Step 2 - Payment of Fees and Expenses

The exact amount of fees is specified by the court, after assessing the expert’s fees and fees of the judicial proceedings. If the Debtor is not in a position to make the payment immediately, the law has provisions for delaying the payment.

Step 3 - Measures to preserve Debtor's funds

The Court may decide to take the necessary measures to preserve the Debtor's Funds while the case is being processed.

Step 4 - Court decides on the application

Within five days of the application being submitted to the court, the court will decide on whether it will accept the application or not. If the application is accepted, the court shall rule to open the proceedings for the settlement of financial obligations.

If the court rejects the application, the individual can take the application to the Court of Appeal. The decision issued in the appeal shall be considered final.

What are the cases in which the application can get rejected?
According to Article 12 of the law, these are the conditions that can lead to the rejection of the application:
1- If it is established to the Court that the Debtor has carried out any action or refrained therefrom with a view to concealing or destroying any part of its funds.
2- If the Debtor has provided false statements on his debts, rights or funds.
3- If the Debtor has ceased to pay any of his debts on the maturity date thereof for more than fifty (50) consecutive working days, as a result of his inability to pay such debts.

According to Article 12 of the law, these are the conditions that can lead to the rejection of the application:

1- If it is established to the Court that the Debtor has carried out any action or refrained therefrom with a view to concealing or destroying any part of its funds.

2- If the Debtor has provided false statements on his debts, rights or funds.

3- If the Debtor has ceased to pay any of his debts on the maturity date thereof for more than fifty (50) consecutive working days, as a result of his inability to pay such debts.

Step 5 - Assigning an expert

The court will then assign an expert, or experts, to the case. The specific regulations related to the selection and assigning of the expert are stated in Article 8 of the law.

Step 6 - Creditors submit their documents

Next, the creditors would need to hand over their debt documents to the expert, along with the necessary statements and collaterals.

Step 7 - Expert completes his report

In 20 days, unless the court grants an extension, the expert will submit a detailed report, clearly laying down the dues and the details provided in the documents of the debtor and creditors. Article 10 of the law states: “He [the expert] shall also indicate in his report the possibility of settling financial obligations or otherwise, in the light of the Debtor's income sources.”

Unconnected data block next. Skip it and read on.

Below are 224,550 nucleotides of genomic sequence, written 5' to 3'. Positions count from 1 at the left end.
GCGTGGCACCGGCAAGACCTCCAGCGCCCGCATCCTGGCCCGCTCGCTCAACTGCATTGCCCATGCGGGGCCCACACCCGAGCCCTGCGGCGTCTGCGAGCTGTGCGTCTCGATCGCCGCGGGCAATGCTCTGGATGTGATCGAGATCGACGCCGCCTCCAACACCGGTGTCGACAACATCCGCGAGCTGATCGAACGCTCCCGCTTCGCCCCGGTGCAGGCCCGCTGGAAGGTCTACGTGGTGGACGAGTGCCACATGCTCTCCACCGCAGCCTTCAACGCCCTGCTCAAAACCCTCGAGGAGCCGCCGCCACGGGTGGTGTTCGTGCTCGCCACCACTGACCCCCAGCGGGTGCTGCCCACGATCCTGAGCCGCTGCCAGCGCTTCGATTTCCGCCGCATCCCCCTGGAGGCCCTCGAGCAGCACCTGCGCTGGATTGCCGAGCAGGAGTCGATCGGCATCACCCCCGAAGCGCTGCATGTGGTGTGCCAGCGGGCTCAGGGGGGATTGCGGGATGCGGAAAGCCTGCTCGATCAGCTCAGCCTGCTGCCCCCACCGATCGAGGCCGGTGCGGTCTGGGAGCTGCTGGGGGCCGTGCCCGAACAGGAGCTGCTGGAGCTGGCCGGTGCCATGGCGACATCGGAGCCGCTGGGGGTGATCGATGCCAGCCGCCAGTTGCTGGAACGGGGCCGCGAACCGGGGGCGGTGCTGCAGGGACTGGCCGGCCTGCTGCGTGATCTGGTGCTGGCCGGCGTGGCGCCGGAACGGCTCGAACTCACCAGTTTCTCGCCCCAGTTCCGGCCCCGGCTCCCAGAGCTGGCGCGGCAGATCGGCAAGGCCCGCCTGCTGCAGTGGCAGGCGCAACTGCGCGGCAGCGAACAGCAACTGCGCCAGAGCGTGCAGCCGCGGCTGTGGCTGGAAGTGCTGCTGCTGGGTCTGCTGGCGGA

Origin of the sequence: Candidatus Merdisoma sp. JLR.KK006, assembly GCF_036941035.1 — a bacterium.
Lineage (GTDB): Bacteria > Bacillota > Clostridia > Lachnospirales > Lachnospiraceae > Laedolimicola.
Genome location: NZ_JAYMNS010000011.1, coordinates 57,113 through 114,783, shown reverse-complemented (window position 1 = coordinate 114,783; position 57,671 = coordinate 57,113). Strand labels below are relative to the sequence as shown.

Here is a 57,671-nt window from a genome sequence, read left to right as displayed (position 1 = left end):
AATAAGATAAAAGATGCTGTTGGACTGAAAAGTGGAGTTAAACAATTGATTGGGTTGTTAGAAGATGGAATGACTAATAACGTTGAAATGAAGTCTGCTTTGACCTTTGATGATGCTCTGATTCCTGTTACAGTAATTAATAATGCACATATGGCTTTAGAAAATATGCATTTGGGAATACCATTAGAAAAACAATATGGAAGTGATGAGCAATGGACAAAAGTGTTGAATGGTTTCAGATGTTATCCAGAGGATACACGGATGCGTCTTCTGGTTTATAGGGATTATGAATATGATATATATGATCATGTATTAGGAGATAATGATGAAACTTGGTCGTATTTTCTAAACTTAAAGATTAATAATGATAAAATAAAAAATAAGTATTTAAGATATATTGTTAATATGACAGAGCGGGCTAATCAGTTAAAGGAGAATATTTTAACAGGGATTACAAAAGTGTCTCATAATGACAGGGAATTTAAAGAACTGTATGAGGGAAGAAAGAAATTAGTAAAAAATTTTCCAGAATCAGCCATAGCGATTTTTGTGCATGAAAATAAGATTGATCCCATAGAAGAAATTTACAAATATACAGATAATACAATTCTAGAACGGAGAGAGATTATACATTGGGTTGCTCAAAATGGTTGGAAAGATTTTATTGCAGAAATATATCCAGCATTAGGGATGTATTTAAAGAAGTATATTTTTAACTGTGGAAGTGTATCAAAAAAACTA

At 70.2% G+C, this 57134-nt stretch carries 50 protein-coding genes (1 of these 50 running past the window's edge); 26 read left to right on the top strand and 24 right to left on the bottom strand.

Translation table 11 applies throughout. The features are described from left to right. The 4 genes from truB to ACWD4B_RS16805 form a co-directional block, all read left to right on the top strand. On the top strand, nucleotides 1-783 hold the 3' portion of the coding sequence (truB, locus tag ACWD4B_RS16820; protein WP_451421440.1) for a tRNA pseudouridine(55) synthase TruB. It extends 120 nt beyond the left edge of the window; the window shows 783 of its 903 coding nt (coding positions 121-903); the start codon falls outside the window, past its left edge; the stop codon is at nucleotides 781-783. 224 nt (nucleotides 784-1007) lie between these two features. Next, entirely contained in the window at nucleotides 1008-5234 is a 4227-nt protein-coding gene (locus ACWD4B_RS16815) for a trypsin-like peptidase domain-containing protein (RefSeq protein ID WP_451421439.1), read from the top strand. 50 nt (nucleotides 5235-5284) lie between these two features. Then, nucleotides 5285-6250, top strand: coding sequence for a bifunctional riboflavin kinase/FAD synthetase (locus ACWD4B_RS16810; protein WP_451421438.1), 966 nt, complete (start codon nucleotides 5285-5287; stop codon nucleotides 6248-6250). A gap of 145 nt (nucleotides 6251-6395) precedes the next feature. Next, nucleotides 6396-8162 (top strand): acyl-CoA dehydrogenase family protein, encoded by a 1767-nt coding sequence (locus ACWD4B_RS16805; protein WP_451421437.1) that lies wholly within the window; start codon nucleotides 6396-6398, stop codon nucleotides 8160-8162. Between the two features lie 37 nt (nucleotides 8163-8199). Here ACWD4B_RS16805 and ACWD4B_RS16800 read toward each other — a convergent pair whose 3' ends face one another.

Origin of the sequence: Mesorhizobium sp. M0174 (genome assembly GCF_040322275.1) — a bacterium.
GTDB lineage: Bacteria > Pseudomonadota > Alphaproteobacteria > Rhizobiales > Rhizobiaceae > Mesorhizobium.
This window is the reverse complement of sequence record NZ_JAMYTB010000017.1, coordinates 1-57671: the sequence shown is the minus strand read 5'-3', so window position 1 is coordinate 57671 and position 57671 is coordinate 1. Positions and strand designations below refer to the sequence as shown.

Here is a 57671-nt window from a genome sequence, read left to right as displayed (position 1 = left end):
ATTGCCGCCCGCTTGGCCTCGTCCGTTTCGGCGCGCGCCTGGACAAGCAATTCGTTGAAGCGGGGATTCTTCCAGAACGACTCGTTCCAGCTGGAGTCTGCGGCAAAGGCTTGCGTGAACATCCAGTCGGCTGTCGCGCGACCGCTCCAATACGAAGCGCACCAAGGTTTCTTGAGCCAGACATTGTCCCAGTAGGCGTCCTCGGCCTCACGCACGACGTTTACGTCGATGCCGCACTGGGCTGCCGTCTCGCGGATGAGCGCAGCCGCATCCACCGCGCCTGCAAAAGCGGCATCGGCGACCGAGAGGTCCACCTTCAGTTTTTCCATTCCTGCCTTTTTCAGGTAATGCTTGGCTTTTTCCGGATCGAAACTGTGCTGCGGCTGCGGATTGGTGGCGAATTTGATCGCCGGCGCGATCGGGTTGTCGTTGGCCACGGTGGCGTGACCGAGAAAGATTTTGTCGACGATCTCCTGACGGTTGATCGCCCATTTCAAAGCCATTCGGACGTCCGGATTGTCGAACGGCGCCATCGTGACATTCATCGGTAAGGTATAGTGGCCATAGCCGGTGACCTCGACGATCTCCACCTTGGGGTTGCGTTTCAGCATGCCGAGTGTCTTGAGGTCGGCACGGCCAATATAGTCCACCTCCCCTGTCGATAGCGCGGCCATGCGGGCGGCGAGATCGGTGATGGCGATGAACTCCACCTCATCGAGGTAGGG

Mohamed Elmasry, junior associate with Al Suwaidi and company, advocates and legal consultants, said: “Once the settlement application submitted by the Debtor is approved by the court, it shall result in the suspension of the Creditor's right to request execution against the Debtor's funds. However, if the conditions mentioned in the Insolvency Law have been fulfilled and the court has declared the debtor as ‘insolvent’, then it will not be permissible to imprison an insolvent debtor. But his failure to settle the dues will lead him to be disallowed from borrowing until he repays what he owes to creditors, and the appointed expert will sell any of his properties or assets and distribute the outcome among the creditors.”

However, if the conditions mentioned in the Insolvency Law have been fulfilled and the court has declared the debtor as ‘insolvent’, then it will not be permissible to imprison an insolvent debtor.

- Mohamed Elmasry, junior associate with Al Suwaidi and company, advocates and legal consultants

Step 8 - Court audits the report

The court will then audit the report and if it deems necessary will instruct the expert to create a payment plan to settle the financial obligations of the debtor.

Step 9 - Preparing the repayment plan

Articles 13 to 20 of the Law lay down the detailed process of approval, voting and clearance from all concerned parties to finalise on a repayment plan.

Step 10 - Implementation of the financial settlement plan

Articles 21 to 24 detail how the expert, who is now in a position of supervising the execution of the plan, would implement the plan. This would include sale of any property held by the debtor and provide regular updates to all parties concerned on the repayment of dues. It is also possible that during the implementation of the plan, the expert finds it necessary to make amendments to the plan. In such a scenario, the process is laid out in Article 24.

Step 11 - Termination, Expiry and Nullity of the Financial Settlement Proceedings Plan

In case the debtor clears all dues as per the plan, the plan shall be completed. However, if the debtor still fails to clear his dues, the law goes on to state how the court and the appointed expert can go on to start insolvency proceedings, which include but are not limited to sale of assets.